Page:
Family & Property Law


Getting a divorce will always be a traumatic experience, so it is a relief to know that the process is much simpler these days than it used to be.


Today, the reasons for the breakdown of a marriage are no longer relevant. This is known as “no fault” divorce. Since 1975, parties need not concern themselves with having to obtain evidence to support a divorce based on fault, such as adultery, battery, alcoholism and desertion. Apart from being undignified to the parties, it is more expensive, harmful to the children and unnecessarily drags on the emotional pain and turmoil of all involved.

So how do I get a divorce?

To commence divorce proceedings, you or your spouse, or both, must file an Application for Divorce in the Federal Magistrate’s Court, together with the relevant filing fee and any documents which support your case for Divorce.

How much is the Filing Fee?

The filing fee is currently $865.00 and the reduced fee is $290.00 if you meet certain criteria. Payment of this fee can be waived entirely if you are eligible.

    We have both been living in the family home because it has been too expensive to move out. Will this affect my ability to get a divorce?

    It is possible to live separately and apart under the same roof. If this is the case, evidence from a witness must be provided to the Court verifying that the parties were separated (unless you have been in separate homes at least 12 months before filing your Application).

      My spouse and I had a brief period of reconciliation but things did not work out. Does this mean I have to start the 12 months again?

      Under the Family Law Act, parties are encouraged to reconcile. However, if reconciliation does not work out, and the period of re-cohabitation was less than 3 months, then the original date of separation still applies, with the separation period extended by the period of reconciliation.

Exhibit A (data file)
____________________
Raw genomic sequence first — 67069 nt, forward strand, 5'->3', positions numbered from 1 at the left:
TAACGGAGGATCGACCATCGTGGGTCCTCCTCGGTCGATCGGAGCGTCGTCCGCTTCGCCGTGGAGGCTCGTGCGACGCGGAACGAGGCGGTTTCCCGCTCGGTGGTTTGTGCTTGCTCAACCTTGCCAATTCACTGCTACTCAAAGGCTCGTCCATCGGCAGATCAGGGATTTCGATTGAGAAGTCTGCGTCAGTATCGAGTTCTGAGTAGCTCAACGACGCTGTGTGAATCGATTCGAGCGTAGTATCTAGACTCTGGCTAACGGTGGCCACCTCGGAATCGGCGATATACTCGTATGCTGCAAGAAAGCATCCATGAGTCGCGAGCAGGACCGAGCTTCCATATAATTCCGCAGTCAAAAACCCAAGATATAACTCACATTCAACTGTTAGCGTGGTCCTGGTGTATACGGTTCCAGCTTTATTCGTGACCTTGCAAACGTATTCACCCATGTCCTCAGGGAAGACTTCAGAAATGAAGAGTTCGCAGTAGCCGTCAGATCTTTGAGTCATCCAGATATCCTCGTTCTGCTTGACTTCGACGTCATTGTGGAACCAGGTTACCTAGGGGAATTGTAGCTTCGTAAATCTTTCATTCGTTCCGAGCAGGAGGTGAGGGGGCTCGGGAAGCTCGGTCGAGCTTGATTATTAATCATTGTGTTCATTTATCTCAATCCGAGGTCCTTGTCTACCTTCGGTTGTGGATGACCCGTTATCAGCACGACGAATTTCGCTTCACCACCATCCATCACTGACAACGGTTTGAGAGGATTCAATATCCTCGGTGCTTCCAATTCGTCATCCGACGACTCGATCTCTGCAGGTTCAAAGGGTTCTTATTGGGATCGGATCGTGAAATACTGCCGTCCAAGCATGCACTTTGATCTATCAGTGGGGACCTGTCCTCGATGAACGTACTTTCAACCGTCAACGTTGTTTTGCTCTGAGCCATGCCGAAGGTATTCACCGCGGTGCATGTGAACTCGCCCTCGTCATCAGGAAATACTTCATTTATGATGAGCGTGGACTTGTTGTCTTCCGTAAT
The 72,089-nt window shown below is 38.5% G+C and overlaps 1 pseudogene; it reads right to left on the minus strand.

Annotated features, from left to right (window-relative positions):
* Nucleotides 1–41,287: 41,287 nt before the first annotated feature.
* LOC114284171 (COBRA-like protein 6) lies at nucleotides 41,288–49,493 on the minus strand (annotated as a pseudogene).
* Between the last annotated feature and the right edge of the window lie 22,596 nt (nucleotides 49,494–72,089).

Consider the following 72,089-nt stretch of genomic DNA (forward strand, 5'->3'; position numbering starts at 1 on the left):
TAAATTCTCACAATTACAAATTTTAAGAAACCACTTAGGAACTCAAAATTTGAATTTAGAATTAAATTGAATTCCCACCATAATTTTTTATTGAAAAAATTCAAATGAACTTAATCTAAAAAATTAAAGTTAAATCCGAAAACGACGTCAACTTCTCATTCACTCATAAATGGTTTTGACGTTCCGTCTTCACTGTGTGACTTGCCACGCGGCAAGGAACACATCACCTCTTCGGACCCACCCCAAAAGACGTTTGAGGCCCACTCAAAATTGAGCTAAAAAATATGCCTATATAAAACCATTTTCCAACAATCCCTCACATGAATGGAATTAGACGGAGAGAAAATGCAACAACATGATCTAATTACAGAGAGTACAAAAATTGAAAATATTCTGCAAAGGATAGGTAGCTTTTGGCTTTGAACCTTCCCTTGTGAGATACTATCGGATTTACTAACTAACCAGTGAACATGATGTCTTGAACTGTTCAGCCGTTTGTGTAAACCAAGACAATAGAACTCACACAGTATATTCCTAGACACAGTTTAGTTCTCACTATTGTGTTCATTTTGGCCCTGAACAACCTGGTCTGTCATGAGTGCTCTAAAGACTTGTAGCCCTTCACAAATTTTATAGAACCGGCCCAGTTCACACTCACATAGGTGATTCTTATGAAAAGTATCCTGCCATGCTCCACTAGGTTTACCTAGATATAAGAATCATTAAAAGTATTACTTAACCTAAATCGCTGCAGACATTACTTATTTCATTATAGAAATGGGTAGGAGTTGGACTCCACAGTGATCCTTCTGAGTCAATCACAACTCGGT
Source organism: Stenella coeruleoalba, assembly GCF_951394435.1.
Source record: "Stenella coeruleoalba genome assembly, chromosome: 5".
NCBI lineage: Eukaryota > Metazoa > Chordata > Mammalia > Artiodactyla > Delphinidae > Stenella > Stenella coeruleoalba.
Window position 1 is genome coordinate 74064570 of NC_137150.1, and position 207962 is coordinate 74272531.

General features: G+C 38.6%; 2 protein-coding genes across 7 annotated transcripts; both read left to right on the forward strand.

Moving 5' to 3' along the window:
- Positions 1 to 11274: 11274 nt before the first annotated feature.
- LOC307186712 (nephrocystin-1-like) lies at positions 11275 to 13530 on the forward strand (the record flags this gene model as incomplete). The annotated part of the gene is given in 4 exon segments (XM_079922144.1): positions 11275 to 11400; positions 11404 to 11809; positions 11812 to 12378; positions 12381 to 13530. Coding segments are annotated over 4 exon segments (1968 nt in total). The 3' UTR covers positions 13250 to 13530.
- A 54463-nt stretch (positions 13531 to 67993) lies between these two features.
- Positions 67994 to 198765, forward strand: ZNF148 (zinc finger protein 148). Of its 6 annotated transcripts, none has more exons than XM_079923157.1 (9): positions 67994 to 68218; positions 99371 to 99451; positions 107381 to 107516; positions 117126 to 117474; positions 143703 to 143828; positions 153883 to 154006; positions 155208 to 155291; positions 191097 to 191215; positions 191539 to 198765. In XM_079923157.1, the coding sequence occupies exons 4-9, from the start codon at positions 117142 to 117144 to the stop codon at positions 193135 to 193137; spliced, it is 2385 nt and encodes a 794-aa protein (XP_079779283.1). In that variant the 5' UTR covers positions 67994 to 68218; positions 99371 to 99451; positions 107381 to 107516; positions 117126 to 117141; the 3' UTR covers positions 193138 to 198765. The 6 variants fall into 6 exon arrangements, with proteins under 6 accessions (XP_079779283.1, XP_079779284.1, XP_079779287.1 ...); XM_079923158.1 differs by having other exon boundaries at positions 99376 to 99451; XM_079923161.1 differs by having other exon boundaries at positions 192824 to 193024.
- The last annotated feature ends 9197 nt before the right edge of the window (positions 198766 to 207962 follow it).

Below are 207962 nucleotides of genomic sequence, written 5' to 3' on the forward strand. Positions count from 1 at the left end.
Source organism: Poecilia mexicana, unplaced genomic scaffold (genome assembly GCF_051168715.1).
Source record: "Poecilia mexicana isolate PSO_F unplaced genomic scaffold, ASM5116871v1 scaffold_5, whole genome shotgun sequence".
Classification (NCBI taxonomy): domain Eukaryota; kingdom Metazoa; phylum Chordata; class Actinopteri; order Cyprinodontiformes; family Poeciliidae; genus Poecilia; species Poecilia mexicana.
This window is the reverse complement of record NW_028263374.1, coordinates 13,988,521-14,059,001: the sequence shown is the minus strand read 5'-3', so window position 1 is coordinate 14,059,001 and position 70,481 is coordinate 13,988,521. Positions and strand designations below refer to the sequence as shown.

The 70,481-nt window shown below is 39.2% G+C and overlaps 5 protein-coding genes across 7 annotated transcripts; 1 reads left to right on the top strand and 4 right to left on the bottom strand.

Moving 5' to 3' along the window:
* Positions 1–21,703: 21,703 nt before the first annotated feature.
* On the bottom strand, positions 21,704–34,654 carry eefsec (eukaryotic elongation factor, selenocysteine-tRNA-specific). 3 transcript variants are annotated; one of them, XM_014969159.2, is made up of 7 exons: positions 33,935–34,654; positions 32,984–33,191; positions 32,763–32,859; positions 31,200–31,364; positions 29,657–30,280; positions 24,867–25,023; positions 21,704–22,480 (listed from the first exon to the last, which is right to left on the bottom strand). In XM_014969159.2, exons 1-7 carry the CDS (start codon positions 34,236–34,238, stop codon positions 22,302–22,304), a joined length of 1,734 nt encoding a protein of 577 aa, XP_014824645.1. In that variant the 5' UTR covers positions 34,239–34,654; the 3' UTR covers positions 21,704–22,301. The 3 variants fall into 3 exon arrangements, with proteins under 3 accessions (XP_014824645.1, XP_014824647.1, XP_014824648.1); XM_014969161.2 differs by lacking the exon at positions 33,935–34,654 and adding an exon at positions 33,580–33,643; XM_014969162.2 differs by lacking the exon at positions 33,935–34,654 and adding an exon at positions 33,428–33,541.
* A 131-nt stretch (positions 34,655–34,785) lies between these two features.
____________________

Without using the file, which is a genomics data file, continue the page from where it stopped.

Can my spouse and I lodge a joint Application?

      Yes, and the procedures are much simpler if you do so. You would then both sign the Application and lodge it with the Court. Neither of you will need to attend the hearing, even if you have children under 18 years. There is also no need to prove that you have served your spouse with the Application.

      Where can I get the forms?

      The website of the Federal Circuit Court of Australia. You can download a kit that sets out all steps you need to take.

      What happens once the Application is filed?

      After the Application for Divorce is filed with a copy of your marriage certificate, a hearing date is allocated. If you are the sole applicant, your spouse must be served with a copy of the Application at least 28 days before the hearing and you have to file proof of service.

      If the Court is satisfied at the hearing that the grounds for divorce have been established, an interim order for divorce will be granted. At this stage, it is possible to rescind the order, which means that the parties do not have to go through with the divorce. Otherwise, the order becomes final after one month, at which time the divorce is considered finalised.

      We have children under 18 years. What do we need to do?

      If there are children under 18, the Court will not grant the divorce unless it is satisfied there are proper arrangements in place for their care. A “child of the marriage” includes an ex-nuptial child (a child born before the parties were married) and an adopted child of either party.

      Parents will need to include details in the Application such as housing, supervision, education, child support and maintenance, time each party spends with the child and health management. The Court may also require oral evidence to be given at the hearing if it has any further questions.

      If there are children under 18, and you are the sole applicant, you will need to attend Court for the hearing of your divorce Application. If you and your former spouse have made a joint application, you do not need to attend Court for the hearing even if you have children under the age of 18 years.

      What happens to the matrimonial property?

      Property settlement is separate to the divorce process, and can be dealt with by the Court up to one year after the divorce is finalised. After this time, special leave is required. In most instances, parties do reach agreement on how matrimonial property is divided and formalise their arrangements in the form of consent orders, which are registered with the Court.

      Where parties can’t reach agreement, an application is then made to the Court for orders to be made. When deciding on property division, the Court will consider several factors including the direct, or indirect, financial and non-financial contributions to the family and property, each party’s earning capacity, spousal maintenance and child support payments.


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